The Data-Decision Symphony

As I have explained in previous blog posts, I am almost as obsessive-compulsive about literature and philosophy as I am about data and data quality, because I believe that there is much that the arts and the sciences can learn from each other.

Therefore, I really enjoyed recently reading the book Proust Was a Neuroscientist by Jonah Lehrer, which shows that science is not the only path to knowledge.  In fact, when it comes to understanding the brain, art got there first.

Without doubt, I will eventually write several blog posts that use references from this book to help me explain some of my perspectives about data quality and its many related disciplines.

In this blog post, with help from Jonah Lehrer and the composer Igor Stravinsky, I will explain The Data-Decision Symphony.


Data, data everywhere

Data is now everywhere.  Data is no longer just in the structured rows of our relational databases and spreadsheets.  Data is also in the unstructured streams of our Facebook and Twitter status updates, as well as our blog posts, our photos, and our videos.

The challenge is can we somehow manage to listen for business insights among the endless cacophony of chaotic data volumes, and use those insights to enable better business decisions and deliver optimal business performance.

Whether you choose to measure it in terabytes, petabytes, or how much reality bites, the data deluge has commenced—and you had better bring your A-Game to D-Town.  In other words, you need to find innovative ways to derive business insight from your constantly increasing data volumes by overcoming the signal-to-noise ratio encountered during your data analysis.


The Music of the Data

This complex challenge of filtering out the noise of the data until you can detect the music of the data, which is just another way of saying the data that you need to make a critical business decision, is very similar to how we actually experience music.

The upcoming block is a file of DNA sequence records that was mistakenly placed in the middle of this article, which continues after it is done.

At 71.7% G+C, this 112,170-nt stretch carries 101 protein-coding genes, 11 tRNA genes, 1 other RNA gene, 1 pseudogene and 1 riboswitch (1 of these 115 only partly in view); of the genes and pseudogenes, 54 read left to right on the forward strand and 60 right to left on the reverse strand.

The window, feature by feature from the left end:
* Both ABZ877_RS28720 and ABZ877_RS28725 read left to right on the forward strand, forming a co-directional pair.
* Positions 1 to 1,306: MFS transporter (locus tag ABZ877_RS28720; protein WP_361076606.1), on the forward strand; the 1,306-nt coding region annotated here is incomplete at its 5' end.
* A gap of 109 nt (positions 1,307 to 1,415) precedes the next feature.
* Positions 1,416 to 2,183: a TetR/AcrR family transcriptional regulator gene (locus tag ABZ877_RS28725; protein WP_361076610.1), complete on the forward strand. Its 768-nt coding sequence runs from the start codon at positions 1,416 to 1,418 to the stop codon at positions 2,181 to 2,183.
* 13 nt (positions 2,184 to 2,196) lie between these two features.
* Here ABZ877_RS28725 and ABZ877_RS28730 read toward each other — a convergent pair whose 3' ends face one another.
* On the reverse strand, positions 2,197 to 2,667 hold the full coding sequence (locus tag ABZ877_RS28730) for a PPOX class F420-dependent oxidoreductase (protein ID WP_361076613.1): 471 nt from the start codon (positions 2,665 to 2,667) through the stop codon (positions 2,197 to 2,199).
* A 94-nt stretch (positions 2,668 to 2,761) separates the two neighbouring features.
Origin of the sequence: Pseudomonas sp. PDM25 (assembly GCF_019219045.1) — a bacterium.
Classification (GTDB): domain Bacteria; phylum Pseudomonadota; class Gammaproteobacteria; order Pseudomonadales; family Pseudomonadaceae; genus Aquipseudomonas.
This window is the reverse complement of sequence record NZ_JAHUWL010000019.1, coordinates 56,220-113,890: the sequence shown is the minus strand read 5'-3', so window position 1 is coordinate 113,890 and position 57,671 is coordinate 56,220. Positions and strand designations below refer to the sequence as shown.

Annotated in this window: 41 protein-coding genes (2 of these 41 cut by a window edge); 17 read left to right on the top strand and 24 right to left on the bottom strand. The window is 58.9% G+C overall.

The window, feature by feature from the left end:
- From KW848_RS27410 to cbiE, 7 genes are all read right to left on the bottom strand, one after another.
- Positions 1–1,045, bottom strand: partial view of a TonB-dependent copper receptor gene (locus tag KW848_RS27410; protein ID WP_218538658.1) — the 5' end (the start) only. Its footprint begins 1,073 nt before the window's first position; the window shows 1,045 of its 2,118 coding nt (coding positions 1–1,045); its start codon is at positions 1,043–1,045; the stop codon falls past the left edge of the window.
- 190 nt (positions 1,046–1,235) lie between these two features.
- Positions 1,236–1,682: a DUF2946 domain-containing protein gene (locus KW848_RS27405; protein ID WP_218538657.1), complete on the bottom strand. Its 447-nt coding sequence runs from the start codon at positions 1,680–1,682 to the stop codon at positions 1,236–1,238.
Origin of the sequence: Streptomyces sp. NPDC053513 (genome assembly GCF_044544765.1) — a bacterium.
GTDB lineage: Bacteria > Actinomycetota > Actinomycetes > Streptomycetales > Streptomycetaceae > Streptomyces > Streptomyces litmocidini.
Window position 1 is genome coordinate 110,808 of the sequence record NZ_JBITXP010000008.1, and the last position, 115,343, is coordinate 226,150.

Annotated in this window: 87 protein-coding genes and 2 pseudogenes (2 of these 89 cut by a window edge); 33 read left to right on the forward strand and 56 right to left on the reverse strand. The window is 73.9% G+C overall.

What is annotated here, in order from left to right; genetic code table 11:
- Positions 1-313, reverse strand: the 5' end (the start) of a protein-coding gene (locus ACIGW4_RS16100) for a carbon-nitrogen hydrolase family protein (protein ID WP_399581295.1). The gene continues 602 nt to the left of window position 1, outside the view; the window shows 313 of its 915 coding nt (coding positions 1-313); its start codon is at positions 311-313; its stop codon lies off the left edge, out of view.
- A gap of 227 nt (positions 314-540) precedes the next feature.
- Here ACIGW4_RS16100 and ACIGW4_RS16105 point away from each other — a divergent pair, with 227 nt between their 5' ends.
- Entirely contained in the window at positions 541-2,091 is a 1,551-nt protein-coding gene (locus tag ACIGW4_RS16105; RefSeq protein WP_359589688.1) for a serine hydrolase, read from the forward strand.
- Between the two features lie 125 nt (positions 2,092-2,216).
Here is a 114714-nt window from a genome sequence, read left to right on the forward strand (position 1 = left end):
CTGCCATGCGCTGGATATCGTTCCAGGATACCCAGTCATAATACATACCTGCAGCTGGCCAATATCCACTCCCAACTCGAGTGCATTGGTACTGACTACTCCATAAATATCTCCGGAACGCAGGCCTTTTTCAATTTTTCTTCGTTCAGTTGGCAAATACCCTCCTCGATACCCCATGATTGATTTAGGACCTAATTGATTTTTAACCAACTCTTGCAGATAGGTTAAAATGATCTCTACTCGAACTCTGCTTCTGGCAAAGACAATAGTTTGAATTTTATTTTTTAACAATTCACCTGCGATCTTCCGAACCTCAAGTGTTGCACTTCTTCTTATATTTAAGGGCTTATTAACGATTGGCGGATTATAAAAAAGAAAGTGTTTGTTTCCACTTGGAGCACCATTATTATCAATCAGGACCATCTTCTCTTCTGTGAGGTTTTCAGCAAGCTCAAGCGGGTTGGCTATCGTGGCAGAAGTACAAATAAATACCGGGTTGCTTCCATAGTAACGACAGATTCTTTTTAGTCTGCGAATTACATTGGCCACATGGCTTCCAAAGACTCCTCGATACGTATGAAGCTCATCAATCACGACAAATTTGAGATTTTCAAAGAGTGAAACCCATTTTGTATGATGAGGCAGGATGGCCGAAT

As Jonah Lehrer explains, “music is nothing but a sliver of sound that we have learned how to hear.  Our sense of sound is a work in progress.  Neurons in the auditory cortex are constantly being altered by the songs and symphonies we listen to.”

“Instead of representing the full spectrum of sound waves vibrating inside the ear, the auditory cortex focuses on finding the note amid the noise.  We tune out the cacophony we can’t understand.”

“This is why we can recognize a single musical pitch played by different instruments.  Although a trumpet and violin produce very different sound waves, we are designed to ignore these differences.  All we care about is pitch.”

Instead of attempting to analyze all of the available data before making a business decision, we need to focus on finding the right data signals amid the data noise.  We need to tune out the cacophony of all the data we don’t need.

Of course, this is easier in theory than it is in practice.

But this is why we need to always begin our data analysis with the business decision in mind.  Many organizations begin with only the data in mind, which results in performing analysis that provides little, if any, business insight and decision support.

“But a work of music,” Lehrer continues, “is not simply a set of individual notes arranged in time.”